I haven't seen any rules saying they can't, or that one night stands are inherently unlawful or evil.


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Peter Stewart wrote:
This right here sounds like a bit of sour grapes to me. It's ridiculous statements like this that make it easy for people like Threeshades to dismiss your entire argument out of hand.

Except it's not ridiculous at all.


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Peter Stewart wrote:

Kirth Gersen, I think your little bit on intelligence, constitution, dexterity, and so forth is, if not intentional obfuscation, certainly an effective bit of it.

There is no sexism or opinion inherent in the statement that human males are physiologically stronger than human females as a whole due to biological factors. This isn't a matter of cultural norms, or gender roles, or anything o the sort. Males physiologically for the same amount of effort add more muscle mass, and have greater peak muscle potential (especially in the upper body) than females. If I remember correctly, the gap opens in the teenage years. I remember reading something a couple years ago that basically observed that at age 10 male and female upper body strength was almost identical (especially relative to total mass), but by 16 the gap had opened to a tremendous extent, something on the order of almost 50% by adulthood.

With that in mind, I think you could make a physiological argument for +2 Strength in males, +2 Dex in females, in an overall sort of sense. Generally speaking having your center of gravity in your hips tends to result in greater balance, while higher testosterone, body mass, and the different ways in which males and females build muscle tend to result in males having greater physical strength.

Or, alternatively you could let it go and say that most random NPC human males put their free +2 in Strength, and most human females put their +2 in Dex.

Personally, I'd just go with the later. It might be slightly unrealistic, but it's pretty clear that the human in D&D / Pathfinder is not a perfectly symmetrical version of the real world human.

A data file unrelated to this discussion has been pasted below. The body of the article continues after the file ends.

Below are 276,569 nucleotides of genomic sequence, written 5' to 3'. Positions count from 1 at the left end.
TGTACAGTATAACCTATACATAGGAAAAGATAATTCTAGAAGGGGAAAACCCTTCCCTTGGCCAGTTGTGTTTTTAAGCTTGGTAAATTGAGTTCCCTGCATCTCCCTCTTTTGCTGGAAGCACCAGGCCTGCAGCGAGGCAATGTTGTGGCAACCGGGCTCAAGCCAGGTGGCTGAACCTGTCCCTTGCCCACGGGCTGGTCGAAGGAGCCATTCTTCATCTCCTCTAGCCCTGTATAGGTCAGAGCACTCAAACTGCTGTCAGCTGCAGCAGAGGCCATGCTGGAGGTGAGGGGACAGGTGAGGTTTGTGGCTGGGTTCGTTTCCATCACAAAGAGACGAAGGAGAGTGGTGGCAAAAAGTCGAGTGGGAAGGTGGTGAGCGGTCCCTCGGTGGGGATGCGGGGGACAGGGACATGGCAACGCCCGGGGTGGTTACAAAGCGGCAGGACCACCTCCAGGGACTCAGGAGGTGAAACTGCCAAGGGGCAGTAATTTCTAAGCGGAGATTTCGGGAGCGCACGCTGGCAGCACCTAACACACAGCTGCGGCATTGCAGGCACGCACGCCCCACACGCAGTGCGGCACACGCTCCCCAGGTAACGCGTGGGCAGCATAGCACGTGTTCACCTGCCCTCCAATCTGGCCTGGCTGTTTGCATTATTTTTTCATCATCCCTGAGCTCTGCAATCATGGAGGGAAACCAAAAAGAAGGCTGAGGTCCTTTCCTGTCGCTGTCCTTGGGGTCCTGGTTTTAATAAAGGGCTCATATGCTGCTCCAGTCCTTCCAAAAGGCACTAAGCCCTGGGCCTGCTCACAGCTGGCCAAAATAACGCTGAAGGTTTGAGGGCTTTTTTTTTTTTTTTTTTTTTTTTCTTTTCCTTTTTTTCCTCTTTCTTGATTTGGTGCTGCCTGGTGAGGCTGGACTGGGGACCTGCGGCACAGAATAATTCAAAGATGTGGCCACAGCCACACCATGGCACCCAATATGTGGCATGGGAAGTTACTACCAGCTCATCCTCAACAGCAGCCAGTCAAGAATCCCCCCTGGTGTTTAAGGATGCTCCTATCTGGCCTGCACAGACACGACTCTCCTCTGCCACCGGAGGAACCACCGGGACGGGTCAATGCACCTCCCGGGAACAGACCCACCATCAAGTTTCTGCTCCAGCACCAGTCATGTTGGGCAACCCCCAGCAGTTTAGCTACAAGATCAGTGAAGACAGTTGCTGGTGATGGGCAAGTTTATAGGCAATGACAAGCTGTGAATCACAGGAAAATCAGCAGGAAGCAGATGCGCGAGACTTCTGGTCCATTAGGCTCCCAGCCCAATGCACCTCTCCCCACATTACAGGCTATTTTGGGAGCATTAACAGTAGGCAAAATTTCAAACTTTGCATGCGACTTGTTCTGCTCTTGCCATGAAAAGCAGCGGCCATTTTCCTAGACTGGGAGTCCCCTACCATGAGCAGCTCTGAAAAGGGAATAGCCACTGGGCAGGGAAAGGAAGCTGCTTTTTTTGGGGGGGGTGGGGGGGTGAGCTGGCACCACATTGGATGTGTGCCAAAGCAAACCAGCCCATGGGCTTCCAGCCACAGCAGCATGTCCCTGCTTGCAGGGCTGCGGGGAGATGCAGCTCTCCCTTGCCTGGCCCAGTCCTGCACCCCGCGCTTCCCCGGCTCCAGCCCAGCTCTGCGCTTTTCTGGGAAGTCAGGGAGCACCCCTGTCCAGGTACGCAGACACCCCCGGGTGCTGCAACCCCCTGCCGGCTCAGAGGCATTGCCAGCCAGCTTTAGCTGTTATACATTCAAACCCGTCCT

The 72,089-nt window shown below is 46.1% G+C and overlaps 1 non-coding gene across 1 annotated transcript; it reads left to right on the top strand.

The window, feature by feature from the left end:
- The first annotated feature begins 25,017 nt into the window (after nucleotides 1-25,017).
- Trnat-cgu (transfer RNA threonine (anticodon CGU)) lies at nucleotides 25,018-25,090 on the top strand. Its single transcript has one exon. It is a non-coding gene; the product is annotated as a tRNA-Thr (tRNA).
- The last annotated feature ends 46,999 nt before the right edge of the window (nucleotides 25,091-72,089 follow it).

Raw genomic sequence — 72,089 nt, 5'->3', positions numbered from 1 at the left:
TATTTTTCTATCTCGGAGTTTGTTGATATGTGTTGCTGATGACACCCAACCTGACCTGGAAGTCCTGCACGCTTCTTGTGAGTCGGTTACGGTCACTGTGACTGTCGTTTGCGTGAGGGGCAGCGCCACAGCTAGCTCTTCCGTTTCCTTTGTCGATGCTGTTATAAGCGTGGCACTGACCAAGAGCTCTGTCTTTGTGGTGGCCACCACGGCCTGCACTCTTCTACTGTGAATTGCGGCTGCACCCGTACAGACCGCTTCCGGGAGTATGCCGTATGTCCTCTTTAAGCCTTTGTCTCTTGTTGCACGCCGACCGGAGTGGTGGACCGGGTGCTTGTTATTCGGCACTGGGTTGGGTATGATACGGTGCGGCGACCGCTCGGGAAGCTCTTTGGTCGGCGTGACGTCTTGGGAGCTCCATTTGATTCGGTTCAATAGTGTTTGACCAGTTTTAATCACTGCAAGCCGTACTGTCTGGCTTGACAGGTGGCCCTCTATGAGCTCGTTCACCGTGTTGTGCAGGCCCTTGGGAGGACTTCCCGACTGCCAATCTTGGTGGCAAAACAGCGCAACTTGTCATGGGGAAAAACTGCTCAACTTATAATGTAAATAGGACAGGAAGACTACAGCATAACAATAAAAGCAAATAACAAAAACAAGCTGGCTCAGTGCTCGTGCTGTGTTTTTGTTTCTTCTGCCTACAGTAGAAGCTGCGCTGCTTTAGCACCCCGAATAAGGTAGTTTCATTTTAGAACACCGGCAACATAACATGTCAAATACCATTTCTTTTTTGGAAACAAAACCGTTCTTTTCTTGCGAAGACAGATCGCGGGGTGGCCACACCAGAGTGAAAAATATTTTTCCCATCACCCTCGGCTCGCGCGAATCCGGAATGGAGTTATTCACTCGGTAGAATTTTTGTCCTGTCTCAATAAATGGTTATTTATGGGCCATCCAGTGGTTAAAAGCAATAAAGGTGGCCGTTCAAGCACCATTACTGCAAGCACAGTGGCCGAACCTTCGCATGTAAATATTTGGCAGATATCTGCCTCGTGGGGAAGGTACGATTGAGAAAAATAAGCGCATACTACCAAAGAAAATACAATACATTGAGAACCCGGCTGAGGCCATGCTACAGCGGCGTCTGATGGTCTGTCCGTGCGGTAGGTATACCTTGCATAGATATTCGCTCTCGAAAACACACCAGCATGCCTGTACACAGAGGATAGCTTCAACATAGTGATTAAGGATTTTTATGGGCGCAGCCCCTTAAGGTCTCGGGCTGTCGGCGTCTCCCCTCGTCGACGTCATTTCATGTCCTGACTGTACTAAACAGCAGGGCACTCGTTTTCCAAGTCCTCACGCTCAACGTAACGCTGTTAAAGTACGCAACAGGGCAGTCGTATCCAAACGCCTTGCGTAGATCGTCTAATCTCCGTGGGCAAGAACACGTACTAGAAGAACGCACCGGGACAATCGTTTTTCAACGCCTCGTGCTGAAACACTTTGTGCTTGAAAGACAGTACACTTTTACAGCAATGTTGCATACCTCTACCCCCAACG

You basically just repeated exactly what Kirth was saying, so I really don't think you can call it intentional or unintentional obfuscation.


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Quote:

If you read above, there is already plenty of pre existing situations where child fantasy/hero characters have gotten in harms way and even killed even mingled with adult heroes/veterans.

Indian Jones/short round
Batman/Robin
Heck the entire cast of goonies!

NOT teenagers… children.

How does that effect his argument?


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I AM INJECTING MYSELF INTO THIS CONVERSATION.


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TriOmegaZero wrote:
You can enjoy anime while not enjoying specific prevailing tropes of it.

That's exactly it. I love anime, but the whole sexy early teen girl thing is disturbing in anything that isn't geared towards children. If it's a Shonen it isn't so bad, since that's a kids show and therefore including child characters has a totally different context, but in an anime aimed towards adults I do find it off putting. My games are geared more towards adults, so it would be disturbing to have child PCs.


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Lemmy wrote:
Kelsey Arwen MacAilbert wrote:
Lemmy wrote:
This rule is just a poor attempt at "realism" that effectively invalidates whole character concepts because of what is just a cosmetic choice.
I don't ban it because realism. I borrowed enough from my favorite anime that realism isn't a thing. I ban it because I'm highly uncomfortable with it.
I assume you meant you ban young characters.